After the fire, founder Bill McKee relocated the business to the 615 Harrison which had been vacated by Safeway, having moved to its current location north of town. It’s this building that brings back the memories of trips to the “soda shop,” or to buy that perfect birthday gift for a little friend’s party. People got their vacation pictures developed at Sayer & McKee and of course, it was the only pharmacy in Lake County during most of the late 20th century.

During these decades, it was kind and caring owner Tony Hren at the helm, steering the retail ship through the leaner years, as growing competition from the big box stores in expanding, neighboring counties offered jobs, and shopping options, more likely to be found in the bigger, Front Range cities. Eventually, the big chains won out and the historic drug store officially closed its doors on November 30, 2012 after selling the pharmacy component of the business to the Safeway Corporation.

So, as the dust settled after the roof collapse in 2014, many wondered the building’s fate. Could Leadville’s iconic Sayer & McKee arise again? And who could take on such a project, as many main street businesses were simply trying to keep their doors open? The night the roof collapsed, KW crews were called out to secure the situation. In snow-driven freezing conditions, the building and its tightly-close neighbors were stabilized. But many wondered what next, now that Leadville’s main street had a big gap in its smile.

At this point in the Sayer & McKee history, the building was owned by Sharlene Hren, Tony’s widow who had been challenged in subsequent years to find a sustainable tenant for the space. Shortly after the collapse, Kyle met with Sharlene. Welch picks up the story from here during his speech to attendees last night.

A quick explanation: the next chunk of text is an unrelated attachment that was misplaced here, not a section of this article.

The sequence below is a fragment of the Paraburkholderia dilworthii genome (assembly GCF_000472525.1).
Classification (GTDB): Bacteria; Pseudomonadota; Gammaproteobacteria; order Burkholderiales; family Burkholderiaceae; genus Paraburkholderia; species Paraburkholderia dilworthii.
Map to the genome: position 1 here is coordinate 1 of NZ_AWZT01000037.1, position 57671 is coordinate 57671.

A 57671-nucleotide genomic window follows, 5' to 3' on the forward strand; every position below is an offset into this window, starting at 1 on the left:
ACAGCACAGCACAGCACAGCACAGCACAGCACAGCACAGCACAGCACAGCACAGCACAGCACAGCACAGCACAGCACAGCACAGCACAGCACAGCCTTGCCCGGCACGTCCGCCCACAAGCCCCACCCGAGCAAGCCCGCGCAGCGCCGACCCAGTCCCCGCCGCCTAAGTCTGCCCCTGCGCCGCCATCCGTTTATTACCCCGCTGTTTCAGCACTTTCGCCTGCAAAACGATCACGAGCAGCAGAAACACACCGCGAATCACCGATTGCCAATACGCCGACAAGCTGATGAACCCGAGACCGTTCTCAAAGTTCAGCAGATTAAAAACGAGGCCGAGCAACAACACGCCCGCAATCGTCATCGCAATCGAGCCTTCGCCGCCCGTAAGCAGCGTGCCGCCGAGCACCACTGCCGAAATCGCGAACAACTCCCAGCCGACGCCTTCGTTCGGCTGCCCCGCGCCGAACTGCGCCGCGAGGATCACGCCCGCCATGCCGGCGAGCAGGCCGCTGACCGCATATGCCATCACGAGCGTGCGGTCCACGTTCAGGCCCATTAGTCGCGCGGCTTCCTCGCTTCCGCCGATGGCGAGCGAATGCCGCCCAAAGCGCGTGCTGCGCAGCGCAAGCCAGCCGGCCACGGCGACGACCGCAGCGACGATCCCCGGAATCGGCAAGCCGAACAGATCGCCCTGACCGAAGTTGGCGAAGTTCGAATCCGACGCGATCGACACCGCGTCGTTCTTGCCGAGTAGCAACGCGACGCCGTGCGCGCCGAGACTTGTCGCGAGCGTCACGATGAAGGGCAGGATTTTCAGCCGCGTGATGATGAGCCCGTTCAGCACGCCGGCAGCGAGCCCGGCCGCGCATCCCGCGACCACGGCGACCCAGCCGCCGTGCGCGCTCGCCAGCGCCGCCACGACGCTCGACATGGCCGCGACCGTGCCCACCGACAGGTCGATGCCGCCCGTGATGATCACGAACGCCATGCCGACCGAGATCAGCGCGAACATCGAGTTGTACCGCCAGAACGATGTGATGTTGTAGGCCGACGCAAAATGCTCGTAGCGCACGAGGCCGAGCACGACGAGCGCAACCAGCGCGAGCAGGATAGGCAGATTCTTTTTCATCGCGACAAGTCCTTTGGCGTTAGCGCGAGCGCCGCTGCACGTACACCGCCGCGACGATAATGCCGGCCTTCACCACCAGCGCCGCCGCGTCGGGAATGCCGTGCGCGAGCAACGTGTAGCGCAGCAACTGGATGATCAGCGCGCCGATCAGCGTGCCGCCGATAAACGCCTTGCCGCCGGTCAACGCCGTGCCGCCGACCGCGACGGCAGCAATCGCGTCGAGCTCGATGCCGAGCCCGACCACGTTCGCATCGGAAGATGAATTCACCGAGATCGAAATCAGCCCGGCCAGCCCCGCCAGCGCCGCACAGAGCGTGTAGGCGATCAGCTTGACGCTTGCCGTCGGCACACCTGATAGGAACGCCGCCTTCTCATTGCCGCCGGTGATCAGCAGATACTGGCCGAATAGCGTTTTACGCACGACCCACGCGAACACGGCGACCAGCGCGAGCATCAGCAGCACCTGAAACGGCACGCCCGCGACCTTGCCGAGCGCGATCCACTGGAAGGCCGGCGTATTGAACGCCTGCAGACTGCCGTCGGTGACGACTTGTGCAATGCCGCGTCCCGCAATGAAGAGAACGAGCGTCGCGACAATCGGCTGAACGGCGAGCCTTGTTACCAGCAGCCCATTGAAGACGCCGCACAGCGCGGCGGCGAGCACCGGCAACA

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Kyle Welch, owner of KW Restoration and Construction points to one of the new features of the recently renovated Sayer & McKee Building during the Grand Opening Ceremony on May 20, 2017. Pictured here with longtime Leadville residents Chick and Cindi Ritacco.

“I gave her four options about what she could do with the building,” explained Welch, ranging from re-building, to selling, to the option that Welch “really didn’t want her to pick: that he would take over the building.” But Sharlene jumped at the opportunity. And for most Leadvillites, knowing that a Native Son would be the driving force and vision behind the renovation brought new hope for 615 Harrison Avenue.

Kyle Welch grew up here, his parents moving the family to Leadville when he was only 2 ½ years, where he started swinging his first hammer as the Welchs built their new home.

“I was a working kid, always mowing lawns, delivering newspapers or shoveling snow,” Welch shared with an audience of more than 200 attending the Grand Opening. After graduating from Lake County High School in 1982, the same year Climax closed its doors, he noted, Welch went on for studies at the University of Northern Colorado in Greeley. Upon returning to Leadville, one of his first jobs was laying the sidewalk pavers on Harrison Avenue during the “mill levy-for- sidewalks” project in the late 1980s.